The month of May is the fifth month of the year in the Gregorian calendar. It has 31 days. May was named for the goddess Miai, the goddess of springtime, warmth, and increase. May Day (1st May) is celebrated as a spring festival in many countries. It marks the revival of life in early spring after winter. The roots of May Day can be found deep into the pagan beliefs in the form of Beltane. Beltane is a Celtic word which means 'fires of Bel'. It is a fire festival that celebrates the coming of summer and the fertility of the coming year.
In medieval times, May Day became the favourite holiday of many English villages. On the morning of May 1, the village youths went to the woods and gathered "mayflowers," or hawthorn blossoms, to decorate the Maypole. A towering Maypole was set up on the village green. This pole, usually made of the trunk of a tall birch tree, was decorated with bright field flowers. Then villagers danced around the Maypole, holding the ends of ribbons that streamed from its top. They wove the ribbons around the pole until it was covered with bright colours. The custom of dancing around the maypole is an ancient fertility rite, which is still performed today on village greens and at spring fetes. I still remember my childhood days dancing around the maypole at the little village school I attended. Other traditional May Day celebrations include choosing a May Queen, and hanging May baskets filled with flowers on doorknobs.
"The May-pole is up,
Now give me the cup;
I'll drink to the garlands around it;
But first unto those
Whose hands did compose
The glory of flowers that crown'd it."
~ Robert Herrick, The Maypole, 1660
"Let us take our baskets early
To the meadows green,
While the wild-flowers still are pearly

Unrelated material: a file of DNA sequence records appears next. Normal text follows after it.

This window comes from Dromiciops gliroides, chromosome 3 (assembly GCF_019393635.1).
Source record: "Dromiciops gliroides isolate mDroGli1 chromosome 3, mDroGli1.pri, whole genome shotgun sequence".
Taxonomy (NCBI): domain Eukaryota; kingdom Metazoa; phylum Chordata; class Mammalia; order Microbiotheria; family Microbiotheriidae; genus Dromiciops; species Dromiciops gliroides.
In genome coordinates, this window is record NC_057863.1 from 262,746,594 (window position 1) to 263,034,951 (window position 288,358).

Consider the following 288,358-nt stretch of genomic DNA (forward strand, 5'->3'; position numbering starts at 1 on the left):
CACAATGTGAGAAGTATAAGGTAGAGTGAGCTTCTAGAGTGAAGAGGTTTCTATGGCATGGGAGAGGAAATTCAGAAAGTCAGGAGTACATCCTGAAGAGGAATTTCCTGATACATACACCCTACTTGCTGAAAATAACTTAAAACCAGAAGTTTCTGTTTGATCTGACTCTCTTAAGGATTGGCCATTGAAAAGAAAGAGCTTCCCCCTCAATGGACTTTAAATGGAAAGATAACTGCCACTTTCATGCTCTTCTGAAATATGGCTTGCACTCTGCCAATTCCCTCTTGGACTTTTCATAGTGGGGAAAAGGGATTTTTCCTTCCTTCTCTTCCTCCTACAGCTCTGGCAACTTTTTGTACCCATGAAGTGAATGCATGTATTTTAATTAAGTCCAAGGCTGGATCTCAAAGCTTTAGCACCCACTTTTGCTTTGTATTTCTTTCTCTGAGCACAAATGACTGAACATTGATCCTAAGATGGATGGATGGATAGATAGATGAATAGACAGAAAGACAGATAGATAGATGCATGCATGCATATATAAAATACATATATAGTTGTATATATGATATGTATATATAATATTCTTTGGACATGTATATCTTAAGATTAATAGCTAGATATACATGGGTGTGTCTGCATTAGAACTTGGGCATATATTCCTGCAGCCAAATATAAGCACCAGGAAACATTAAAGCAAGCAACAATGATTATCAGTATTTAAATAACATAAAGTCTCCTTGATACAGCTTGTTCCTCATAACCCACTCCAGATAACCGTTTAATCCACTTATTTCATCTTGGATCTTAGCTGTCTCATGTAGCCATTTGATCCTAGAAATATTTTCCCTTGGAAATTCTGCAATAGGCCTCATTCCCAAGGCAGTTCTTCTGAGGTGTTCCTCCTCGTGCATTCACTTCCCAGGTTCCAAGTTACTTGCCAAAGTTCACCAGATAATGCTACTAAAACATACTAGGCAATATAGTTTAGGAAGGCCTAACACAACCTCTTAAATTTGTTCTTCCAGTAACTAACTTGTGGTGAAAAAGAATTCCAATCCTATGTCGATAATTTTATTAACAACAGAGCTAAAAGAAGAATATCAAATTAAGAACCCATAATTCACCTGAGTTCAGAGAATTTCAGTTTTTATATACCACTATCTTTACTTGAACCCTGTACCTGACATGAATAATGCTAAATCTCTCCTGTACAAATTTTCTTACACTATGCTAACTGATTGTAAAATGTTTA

With the dewdrops' sheen.
Fill them full of blossoms rosy,
Violets and gay
Cowslips, every pretty posy
Welcoming the May.
Then our lovely loads we'll carry
Down the village street,
On each door, with laughter merry,
Hang a basket sweet.
Hey-a-day-day! It is spring now,
Lazy folks, awake!
See the pretty things we bring now
For the May-day's sake!"
~ Evaleen Stein
Our English Asparagus season officially starts on May 1st. The harvest lasts for approximately 6 weeks - until mid-June. So whilst asparagus is in season and at its best, grab a bundle and get cooking.
Lily of the Valley is May's celebrated flower.
Lily of the Valley are beautiful old-fashioned perennials, with little nodding, white flowers which form a ladder of bells. Lily of the valley has to be the most purely beautiful flower there is. They are known for their mild, sweet fragrance, which has been captured in so many scents that we are all familiar with it. Its quite unbelievable that such a tiny little plant could emit such a heavenly scent, it is just glorious!
The best way to appreciate the fragrance is to plant Lily of the Valley along a walkway or grow them in raised pots to scent the patio. Some folk consider it bad luck to bring these flowers into the house. Lily of the Valley may have a beautiful fragrance, but all parts of the plant are poisonous if ingested.
Lily of the valley is easy to accommodate anywhere in shade, tuck it among ferns and other shade-lovers at the back of a border. They do have a running habit and can spread very quickly by underground stems called rhizomes, they need to be kept in check so they don't become a bit of a problem in the garden, as Scotty points out. Our Scotty doesn't care much for Lily of the valley, you see, it ate his Hosta! :)
The name 'Lily of the Valley' is derived from the Latin convallis, meaning 'valley' and 'majalis' meaning 'May-flowering' when the plant commonly flowers. It is also known as Little Maybells, Mary's Tears, Our Lady's Tears, Ladder to Heaven, Jacob's Tear, and May Lily.
Lily of the valley were first cultivated in 1420 and are thought to be native to Europe. They grow wild here in England, where they are found in abundance in many areas.
These small, fragile, bell-shaped flowers are considered traditional marriage flowers. The Lily of the valley flower is much used in bridal arrangements for their lovely sweet perfume.
Traditionally, Lily of the Valley is sold in the streets of France on May 1. It is often given as a small gift and is said to represent good luck and happiness.
The scent of this flower is said to attract nightingales and to give people the power to see a better world. In the language of flowers, lily of the valley represent the return of happiness. They are generally a symbol of humility, purity, and sweetness.
The May Queen